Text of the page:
Gore Vidal's stark, powerful screen adaptation of Tennessee Williams's play explores the trauma of Catherine (Elizabeth Taylor), whose homosexual cousin dies an unspeakable and gradually revealed death while traveling with her in Europe. Katharine Hepburn as the murdered man's mother can't bear to hear the details of her son's death, preferring instead to have a lobotomy performed on her niece, insisting that the girl is mad. But a doctor (Montgomery Clift) is determined to explore the reasons behind the girl's inexplicable actions and words, eventually uncovering the secrets the mother wants to hide. Williams's play explicitly stated why the murdered man's death so traumatized his cousin, but this adaptation written by Vidal and filled with wild, moody tension by director Joseph L. Mankiewicz allows viewers to read between the lines and gather their own suspicions about Sebastian Venable's death. Taylor radiates uncertainty and fear as the girl terrorized by her cousin's death and her fierce aunt's obsession to keep her quiet, while Hepburn sways with menace in one of her few, deliciously played roles as a villainess. Both actresses were nominated for Best Actress Oscars for their performances.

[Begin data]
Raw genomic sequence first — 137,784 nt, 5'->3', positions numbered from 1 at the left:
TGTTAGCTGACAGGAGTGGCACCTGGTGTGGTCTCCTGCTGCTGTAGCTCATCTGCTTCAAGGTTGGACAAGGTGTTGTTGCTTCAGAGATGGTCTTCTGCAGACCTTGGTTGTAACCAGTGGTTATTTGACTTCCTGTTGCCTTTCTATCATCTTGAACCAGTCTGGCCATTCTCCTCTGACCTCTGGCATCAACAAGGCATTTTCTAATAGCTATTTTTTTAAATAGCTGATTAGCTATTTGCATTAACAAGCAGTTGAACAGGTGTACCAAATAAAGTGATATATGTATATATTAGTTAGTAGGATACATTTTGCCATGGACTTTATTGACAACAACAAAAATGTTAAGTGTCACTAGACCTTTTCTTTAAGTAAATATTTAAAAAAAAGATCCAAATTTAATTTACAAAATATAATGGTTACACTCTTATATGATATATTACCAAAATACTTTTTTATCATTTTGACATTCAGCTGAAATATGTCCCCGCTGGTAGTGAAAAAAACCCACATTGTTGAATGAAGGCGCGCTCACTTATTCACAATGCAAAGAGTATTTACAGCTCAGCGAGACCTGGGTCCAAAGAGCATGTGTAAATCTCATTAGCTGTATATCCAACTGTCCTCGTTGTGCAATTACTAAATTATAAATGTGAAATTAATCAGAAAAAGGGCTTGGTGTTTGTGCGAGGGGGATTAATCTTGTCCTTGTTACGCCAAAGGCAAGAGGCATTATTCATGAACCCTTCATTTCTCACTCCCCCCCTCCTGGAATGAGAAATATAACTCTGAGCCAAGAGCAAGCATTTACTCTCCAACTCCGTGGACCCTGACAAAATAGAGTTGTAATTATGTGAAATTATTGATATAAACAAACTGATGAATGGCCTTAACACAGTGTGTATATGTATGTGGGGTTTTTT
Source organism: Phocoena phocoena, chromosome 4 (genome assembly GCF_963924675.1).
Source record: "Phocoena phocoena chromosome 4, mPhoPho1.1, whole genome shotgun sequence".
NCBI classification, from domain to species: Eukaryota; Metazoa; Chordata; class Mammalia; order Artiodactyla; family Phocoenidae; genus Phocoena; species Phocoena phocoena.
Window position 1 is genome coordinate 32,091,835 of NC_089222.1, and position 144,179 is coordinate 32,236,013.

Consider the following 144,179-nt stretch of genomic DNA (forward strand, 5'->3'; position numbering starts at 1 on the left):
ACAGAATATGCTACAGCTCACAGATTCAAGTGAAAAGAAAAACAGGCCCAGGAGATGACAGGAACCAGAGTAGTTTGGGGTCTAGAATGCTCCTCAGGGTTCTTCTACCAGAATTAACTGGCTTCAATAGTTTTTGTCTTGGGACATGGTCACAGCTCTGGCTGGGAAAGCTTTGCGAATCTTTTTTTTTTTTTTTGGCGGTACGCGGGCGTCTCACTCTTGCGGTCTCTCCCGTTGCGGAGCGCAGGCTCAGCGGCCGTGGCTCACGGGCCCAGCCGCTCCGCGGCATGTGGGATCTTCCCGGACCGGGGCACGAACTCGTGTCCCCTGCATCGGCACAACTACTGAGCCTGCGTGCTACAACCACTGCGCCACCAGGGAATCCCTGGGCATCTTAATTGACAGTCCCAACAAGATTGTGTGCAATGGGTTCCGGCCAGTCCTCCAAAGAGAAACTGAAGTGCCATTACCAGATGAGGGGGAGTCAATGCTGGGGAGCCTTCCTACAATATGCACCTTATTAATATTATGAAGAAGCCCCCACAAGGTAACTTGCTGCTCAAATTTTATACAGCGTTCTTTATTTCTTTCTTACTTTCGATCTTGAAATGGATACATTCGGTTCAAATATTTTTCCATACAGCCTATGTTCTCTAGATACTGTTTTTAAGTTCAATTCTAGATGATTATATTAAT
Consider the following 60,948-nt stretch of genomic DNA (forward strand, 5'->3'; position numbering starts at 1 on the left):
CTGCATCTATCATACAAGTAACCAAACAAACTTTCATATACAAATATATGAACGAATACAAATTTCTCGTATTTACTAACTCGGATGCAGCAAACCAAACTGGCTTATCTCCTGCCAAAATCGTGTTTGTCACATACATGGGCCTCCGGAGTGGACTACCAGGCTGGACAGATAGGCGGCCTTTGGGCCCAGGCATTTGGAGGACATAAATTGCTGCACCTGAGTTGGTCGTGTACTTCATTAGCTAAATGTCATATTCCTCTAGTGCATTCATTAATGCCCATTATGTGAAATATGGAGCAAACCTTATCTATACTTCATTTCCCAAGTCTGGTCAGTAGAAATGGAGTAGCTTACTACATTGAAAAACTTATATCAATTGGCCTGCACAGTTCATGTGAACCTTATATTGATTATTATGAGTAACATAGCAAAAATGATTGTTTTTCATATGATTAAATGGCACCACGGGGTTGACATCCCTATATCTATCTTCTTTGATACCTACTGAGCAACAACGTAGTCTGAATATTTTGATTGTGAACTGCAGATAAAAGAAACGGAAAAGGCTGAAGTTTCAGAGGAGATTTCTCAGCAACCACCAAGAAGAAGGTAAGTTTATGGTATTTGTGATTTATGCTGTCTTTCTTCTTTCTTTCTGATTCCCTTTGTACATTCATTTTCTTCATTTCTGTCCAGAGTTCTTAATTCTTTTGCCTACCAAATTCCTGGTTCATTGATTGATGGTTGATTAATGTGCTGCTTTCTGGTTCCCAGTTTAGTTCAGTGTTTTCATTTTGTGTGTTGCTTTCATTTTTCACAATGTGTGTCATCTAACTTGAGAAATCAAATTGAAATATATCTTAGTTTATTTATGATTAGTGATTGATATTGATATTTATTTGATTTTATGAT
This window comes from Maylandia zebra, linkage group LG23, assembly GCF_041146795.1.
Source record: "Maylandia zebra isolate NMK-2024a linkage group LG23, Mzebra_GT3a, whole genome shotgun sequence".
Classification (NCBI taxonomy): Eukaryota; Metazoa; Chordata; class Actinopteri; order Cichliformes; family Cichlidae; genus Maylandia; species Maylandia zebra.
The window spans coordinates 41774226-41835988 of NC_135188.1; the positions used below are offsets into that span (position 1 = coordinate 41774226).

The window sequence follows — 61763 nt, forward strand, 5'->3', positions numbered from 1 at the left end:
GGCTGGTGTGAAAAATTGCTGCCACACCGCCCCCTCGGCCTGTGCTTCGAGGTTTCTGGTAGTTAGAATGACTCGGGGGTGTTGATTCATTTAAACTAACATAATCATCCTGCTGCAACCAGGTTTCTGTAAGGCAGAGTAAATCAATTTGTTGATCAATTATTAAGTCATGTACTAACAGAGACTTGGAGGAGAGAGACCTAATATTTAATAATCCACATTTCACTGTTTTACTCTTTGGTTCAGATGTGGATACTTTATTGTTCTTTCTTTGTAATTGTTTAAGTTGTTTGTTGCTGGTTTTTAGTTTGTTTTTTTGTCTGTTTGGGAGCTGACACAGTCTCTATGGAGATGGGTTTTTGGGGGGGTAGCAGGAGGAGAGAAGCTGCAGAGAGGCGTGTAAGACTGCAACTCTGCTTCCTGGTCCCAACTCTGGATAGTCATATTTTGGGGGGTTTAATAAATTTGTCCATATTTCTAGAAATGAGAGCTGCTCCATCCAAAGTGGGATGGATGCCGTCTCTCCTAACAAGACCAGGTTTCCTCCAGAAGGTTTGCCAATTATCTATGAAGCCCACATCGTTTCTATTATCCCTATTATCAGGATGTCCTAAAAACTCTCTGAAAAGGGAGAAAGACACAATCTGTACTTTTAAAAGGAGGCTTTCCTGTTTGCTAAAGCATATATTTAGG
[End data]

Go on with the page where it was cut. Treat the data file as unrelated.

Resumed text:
An adaptation of Tennessee Williams's play about homosexuality, murder, and sanity in which a beautiful woman (Elizabeth Taylor) who witnessed the brutal killing of her gay cousin by an enraged mob remains in a near hysterical state, unable to tell anyone the details of his slaughter, while her aunt (Katharine Hepburn) determines to keep her niece mute on the subject. Hepburn and Taylor were both nominated for Oscars for Best Actress for their riveting portrayals of desperate, intense characters.
Tennessee Williams's play explicitly states what happened to the dead cousin, and exactly what the horror was that haunted the girl: cannibalism. The film, however, is much more vague on the details of his death.